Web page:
Cardiology and ART

HIV infection by itself increases some CVD risk factors.
People with HIV have:
  • Higher rates of CVD than the general population -explained partly by higher rates of smoking and an aging HIV population.
  • A notable inter-individual variability in lipid response to ART.
  • An increased risk of MI and CVD associated with ART, in particular the PI drug class (lopinavir and indinavir), recently also abacavir.

Facts about ART and Cardiovascular Disease


  • ART can increase blood fats (cholesterol and triglycerides)
  • ART can contribute to diabetes and insulin resistance
  • HIV decreases good cholesterol and increases triglycerides
  • HIV causes inflammation -which can also contribute to CVD

Because HIV and its treatment can increase the risk of CVD in several ways, people with HIV should evaluate their CVD risk. If it is high, they may need to take special measures to reduce it. The Framingham Risk Evaluation tool is available to calculate individual risk of developing CVD. 

Over the last decade several metabolic side effects have been identified and are reported to be associated with different cART regimens. Those include insuln resistance (IR) and diabetes mellitus (DM), dyslipidemia, abdominal fat accumulation, and subcutaneous fat loss.

Our knowledge about these side effects reveals a complex picture with side effects relating to both individual drug-classes (class effect) and to the individual drugs. The same metabolic side effect, eg dislipidemia, can thus be caused by drugs from different drug classes1,2.

In addition to this, there is a notable inter-individual variability in lipid response to ART classes1,9,10. More recent data have suggested an increased risk of MI and CVD associated with ART, in particular the PI drug class (lopinavir and indinavir) recently also abacavir9,10.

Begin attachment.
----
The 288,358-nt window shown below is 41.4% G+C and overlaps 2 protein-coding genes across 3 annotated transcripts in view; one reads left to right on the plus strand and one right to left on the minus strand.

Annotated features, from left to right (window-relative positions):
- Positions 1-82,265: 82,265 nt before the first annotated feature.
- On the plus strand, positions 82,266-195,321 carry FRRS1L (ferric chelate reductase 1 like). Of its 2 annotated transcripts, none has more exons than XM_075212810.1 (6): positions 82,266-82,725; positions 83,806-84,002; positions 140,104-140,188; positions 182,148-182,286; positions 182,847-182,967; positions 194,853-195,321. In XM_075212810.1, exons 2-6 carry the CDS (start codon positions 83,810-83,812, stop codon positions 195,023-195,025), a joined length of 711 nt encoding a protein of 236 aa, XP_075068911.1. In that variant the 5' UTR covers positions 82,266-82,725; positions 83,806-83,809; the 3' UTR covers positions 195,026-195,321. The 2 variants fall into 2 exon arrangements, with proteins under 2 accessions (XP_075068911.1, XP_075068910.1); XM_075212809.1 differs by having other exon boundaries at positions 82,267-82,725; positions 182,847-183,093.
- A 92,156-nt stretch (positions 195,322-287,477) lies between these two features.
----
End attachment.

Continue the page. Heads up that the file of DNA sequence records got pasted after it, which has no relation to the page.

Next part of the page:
The role of HIV per se in the development of CVD remains to be determined. It is well-known that inflammation is an important risk factor for and contributor to atherosclerosis and CVD. Uncontrolled HIV infection with high viral loads is hypothesized to be involved in the pathogenesis of CVD in HIV-infected individuals. The SMART study is an RCT addressing the risks and benefits of reducing ART exposure by giving intermittent drug therapy, guided by the CD4 count, in one arm and continued drug therapy in the other arm3.

The SMART study used validated clinical end-points and reported increased CVD in patients treatment interruption (TI) as compared to patients remaining on therapy. Speculations are ongoing if this is due to low HDL found in patients in the TI arm, in particular in those off NNRTI treatment or if it is due to increased vascular inflammation, as also suggested by others4.

It is important to emphasize that the traditional risk factors of CVD in the general population, eg. age, is also of key importance in the HIV positive population. The risk for CVD increases with 6-9% per 1 year older in both HIV positive and HIV negative individuals. Extremely high rates of smoking- up to 72%- in HIV-infected populations have been reported. These rates are generally higher than those in the local populations and in HIV-uninfected controls5,6.

The prevalence of MI ranges from 3.5 - 11.1 per 1000 PY and increased rates of MI have been found in HIV positive compared to HIV negative individuals7,8. Increased numbers of MI is to be expected as the HIV population ages, and due to efficient cART more people are expected to live longer thus reaching an age where their risk for CHD increases significantly.

Jens D. Lundgren from the University of Copenhagen and Rigshospitalet in Denmark presented Risk of Myocardial Infarction with Exposure to Specific ARV from the PI, NNRTI, and NRTI Drug Classes: The D:A:D Study at CROI 2009

Jens D. Lundgren explains why HIV and its medications seem to be causing more heart attacks.
Watch the interview